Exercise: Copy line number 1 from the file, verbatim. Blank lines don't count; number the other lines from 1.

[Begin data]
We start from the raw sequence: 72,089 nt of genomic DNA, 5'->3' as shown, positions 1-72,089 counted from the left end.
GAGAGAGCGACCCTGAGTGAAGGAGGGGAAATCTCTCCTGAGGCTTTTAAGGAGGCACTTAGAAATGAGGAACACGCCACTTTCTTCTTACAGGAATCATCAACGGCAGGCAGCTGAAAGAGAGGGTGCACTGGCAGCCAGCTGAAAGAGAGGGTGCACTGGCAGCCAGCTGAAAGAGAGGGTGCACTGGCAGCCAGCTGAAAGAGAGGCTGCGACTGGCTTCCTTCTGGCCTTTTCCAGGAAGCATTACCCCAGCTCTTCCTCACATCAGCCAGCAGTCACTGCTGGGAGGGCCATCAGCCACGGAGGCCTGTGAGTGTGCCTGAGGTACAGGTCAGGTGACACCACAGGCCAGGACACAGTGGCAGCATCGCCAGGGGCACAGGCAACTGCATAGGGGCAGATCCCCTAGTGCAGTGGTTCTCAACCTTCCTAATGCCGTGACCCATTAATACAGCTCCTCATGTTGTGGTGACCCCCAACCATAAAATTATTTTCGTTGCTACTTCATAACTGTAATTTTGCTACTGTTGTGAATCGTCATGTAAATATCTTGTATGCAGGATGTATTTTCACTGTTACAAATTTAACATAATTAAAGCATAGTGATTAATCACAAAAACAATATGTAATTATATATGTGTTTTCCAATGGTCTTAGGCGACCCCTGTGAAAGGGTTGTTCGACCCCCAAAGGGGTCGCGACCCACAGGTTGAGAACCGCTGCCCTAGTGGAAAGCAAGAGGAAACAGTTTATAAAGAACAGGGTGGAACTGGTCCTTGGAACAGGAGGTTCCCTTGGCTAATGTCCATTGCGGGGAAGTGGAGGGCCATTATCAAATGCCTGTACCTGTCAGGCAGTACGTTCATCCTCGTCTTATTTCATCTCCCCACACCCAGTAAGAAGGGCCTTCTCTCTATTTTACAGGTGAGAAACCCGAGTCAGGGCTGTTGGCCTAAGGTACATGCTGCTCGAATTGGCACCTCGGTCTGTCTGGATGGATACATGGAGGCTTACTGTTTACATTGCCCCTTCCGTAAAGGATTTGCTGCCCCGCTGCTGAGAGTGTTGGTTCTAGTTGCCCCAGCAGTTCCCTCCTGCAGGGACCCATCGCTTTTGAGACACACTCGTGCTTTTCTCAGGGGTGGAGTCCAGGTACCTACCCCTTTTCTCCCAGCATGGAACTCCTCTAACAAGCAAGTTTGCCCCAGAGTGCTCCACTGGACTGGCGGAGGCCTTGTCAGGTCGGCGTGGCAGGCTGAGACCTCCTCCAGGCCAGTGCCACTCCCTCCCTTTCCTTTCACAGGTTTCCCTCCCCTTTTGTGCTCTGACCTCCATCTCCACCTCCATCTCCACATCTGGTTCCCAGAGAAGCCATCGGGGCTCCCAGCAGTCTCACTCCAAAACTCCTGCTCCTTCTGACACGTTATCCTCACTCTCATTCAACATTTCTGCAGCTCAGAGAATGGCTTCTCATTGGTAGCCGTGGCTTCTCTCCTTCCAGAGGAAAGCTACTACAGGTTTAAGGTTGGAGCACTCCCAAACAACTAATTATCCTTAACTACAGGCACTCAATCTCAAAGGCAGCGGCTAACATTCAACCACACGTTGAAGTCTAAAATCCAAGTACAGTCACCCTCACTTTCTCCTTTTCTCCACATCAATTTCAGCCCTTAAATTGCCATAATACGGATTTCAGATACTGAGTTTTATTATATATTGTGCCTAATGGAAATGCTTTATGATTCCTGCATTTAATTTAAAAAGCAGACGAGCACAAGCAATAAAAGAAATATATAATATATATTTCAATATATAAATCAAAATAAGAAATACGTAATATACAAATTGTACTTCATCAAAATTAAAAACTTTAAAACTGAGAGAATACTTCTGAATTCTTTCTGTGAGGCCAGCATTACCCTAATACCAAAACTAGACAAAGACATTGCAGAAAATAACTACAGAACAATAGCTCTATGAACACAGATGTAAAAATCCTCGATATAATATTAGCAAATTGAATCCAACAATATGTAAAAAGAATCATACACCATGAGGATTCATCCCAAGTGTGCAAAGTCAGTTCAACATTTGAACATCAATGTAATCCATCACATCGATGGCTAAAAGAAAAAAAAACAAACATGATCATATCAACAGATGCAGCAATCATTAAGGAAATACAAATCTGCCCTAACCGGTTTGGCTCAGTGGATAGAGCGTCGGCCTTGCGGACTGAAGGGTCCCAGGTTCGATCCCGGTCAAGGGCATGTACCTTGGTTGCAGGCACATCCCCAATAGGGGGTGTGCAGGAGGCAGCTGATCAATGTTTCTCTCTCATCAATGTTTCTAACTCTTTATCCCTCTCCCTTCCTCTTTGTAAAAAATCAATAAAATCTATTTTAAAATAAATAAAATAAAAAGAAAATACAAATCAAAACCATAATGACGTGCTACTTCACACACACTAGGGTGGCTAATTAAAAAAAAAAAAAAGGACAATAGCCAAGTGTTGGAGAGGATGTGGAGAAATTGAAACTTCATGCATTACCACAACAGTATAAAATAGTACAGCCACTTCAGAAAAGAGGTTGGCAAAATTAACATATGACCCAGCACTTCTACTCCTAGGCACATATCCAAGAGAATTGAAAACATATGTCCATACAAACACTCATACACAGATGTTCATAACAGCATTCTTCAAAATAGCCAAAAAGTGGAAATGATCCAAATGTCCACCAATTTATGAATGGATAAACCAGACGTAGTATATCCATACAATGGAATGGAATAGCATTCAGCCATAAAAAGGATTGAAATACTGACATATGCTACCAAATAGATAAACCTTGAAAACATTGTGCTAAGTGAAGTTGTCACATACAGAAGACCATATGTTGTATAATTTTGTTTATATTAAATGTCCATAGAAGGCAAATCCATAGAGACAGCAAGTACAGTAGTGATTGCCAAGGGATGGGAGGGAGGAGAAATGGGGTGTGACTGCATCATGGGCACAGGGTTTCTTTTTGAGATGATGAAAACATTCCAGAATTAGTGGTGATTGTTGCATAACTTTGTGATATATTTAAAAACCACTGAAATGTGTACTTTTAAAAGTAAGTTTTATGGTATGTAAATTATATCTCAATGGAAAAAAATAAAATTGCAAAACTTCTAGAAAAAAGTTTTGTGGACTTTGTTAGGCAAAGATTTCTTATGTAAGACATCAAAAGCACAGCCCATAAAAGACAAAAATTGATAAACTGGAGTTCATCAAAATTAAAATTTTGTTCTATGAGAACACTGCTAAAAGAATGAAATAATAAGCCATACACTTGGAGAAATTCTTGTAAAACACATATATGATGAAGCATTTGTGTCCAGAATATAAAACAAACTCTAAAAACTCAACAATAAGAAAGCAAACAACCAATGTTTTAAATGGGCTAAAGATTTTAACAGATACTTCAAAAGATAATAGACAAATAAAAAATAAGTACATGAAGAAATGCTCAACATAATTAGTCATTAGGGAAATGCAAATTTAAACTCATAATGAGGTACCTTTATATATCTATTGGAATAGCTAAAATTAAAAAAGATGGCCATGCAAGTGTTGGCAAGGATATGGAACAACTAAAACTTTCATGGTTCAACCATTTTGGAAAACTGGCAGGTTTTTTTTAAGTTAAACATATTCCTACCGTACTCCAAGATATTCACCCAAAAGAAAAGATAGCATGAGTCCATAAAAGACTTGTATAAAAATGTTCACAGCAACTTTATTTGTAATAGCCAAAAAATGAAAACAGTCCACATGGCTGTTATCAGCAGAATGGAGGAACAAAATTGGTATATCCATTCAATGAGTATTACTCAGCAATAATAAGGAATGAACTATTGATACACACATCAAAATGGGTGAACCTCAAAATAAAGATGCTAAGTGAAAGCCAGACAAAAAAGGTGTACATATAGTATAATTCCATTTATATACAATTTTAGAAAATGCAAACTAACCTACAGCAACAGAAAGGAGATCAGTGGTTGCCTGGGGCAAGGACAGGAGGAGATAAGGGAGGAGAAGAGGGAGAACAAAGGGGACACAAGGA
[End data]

We start from the raw sequence: 72,089 nt of genomic DNA, 5'->3' as shown, positions 1-72,089 counted from the left end.